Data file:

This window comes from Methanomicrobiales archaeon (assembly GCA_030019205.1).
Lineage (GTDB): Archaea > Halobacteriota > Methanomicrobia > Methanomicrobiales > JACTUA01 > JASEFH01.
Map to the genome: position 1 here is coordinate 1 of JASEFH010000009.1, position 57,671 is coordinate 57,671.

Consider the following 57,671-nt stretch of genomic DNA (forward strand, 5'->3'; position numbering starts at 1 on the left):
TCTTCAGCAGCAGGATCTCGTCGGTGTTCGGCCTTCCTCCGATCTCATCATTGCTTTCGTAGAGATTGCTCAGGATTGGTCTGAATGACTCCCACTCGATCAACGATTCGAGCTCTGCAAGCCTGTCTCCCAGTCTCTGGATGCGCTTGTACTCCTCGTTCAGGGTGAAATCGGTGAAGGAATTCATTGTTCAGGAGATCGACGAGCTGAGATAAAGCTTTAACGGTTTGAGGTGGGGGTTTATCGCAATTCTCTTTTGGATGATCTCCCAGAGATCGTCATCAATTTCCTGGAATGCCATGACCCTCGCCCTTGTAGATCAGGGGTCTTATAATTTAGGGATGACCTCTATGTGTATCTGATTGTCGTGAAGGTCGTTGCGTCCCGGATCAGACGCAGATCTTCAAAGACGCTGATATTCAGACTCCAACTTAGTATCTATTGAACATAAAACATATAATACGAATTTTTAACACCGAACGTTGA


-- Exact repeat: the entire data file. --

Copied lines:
This window comes from Methanomicrobiales archaeon (assembly GCA_030019205.1).
Lineage (GTDB): Archaea > Halobacteriota > Methanomicrobia > Methanomicrobiales > JACTUA01 > JASEFH01.
Map to the genome: position 1 here is coordinate 1 of JASEFH010000009.1, position 57,671 is coordinate 57,671.

Consider the following 57,671-nt stretch of genomic DNA (forward strand, 5'->3'; position numbering starts at 1 on the left):
TCTTCAGCAGCAGGATCTCGTCGGTGTTCGGCCTTCCTCCGATCTCATCATTGCTTTCGTAGAGATTGCTCAGGATTGGTCTGAATGACTCCCACTCGATCAACGATTCGAGCTCTGCAAGCCTGTCTCCCAGTCTCTGGATGCGCTTGTACTCCTCGTTCAGGGTGAAATCGGTGAAGGAATTCATTGTTCAGGAGATCGACGAGCTGAGATAAAGCTTTAACGGTTTGAGGTGGGGGTTTATCGCAATTCTCTTTTGGATGATCTCCCAGAGATCGTCATCAATTTCCTGGAATGCCATGACCCTCGCCCTTGTAGATCAGGGGTCTTATAATTTAGGGATGACCTCTATGTGTATCTGATTGTCGTGAAGGTCGTTGCGTCCCGGATCAGACGCAGATCTTCAAAGACGCTGATATTCAGACTCCAACTTAGTATCTATTGAACATAAAACATATAATACGAATTTTTAACACCGAACGTTGA